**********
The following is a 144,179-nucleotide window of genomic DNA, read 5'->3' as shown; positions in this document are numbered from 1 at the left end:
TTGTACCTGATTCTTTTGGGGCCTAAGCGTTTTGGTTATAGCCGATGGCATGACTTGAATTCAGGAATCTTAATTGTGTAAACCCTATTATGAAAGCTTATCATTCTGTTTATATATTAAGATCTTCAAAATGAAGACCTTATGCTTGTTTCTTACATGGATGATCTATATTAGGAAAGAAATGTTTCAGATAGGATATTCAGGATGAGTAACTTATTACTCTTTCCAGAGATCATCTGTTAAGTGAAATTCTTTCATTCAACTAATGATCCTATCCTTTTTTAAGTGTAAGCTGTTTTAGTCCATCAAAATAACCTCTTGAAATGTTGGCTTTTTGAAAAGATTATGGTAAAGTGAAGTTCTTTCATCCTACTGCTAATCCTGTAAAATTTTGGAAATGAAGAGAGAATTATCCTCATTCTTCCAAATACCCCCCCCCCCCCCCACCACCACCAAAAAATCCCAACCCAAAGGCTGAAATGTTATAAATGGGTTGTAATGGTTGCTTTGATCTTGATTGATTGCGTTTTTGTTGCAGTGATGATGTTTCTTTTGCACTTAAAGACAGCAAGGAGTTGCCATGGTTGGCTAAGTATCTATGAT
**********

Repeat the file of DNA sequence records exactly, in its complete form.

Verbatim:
The following is a 144,179-nucleotide window of genomic DNA, read 5'->3' as shown; positions in this document are numbered from 1 at the left end:
TTGTACCTGATTCTTTTGGGGCCTAAGCGTTTTGGTTATAGCCGATGGCATGACTTGAATTCAGGAATCTTAATTGTGTAAACCCTATTATGAAAGCTTATCATTCTGTTTATATATTAAGATCTTCAAAATGAAGACCTTATGCTTGTTTCTTACATGGATGATCTATATTAGGAAAGAAATGTTTCAGATAGGATATTCAGGATGAGTAACTTATTACTCTTTCCAGAGATCATCTGTTAAGTGAAATTCTTTCATTCAACTAATGATCCTATCCTTTTTTAAGTGTAAGCTGTTTTAGTCCATCAAAATAACCTCTTGAAATGTTGGCTTTTTGAAAAGATTATGGTAAAGTGAAGTTCTTTCATCCTACTGCTAATCCTGTAAAATTTTGGAAATGAAGAGAGAATTATCCTCATTCTTCCAAATACCCCCCCCCCCCCCCACCACCACCAAAAAATCCCAACCCAAAGGCTGAAATGTTATAAATGGGTTGTAATGGTTGCTTTGATCTTGATTGATTGCGTTTTTGTTGCAGTGATGATGTTTCTTTTGCACTTAAAGACAGCAAGGAGTTGCCATGGTTGGCTAAGTATCTATGAT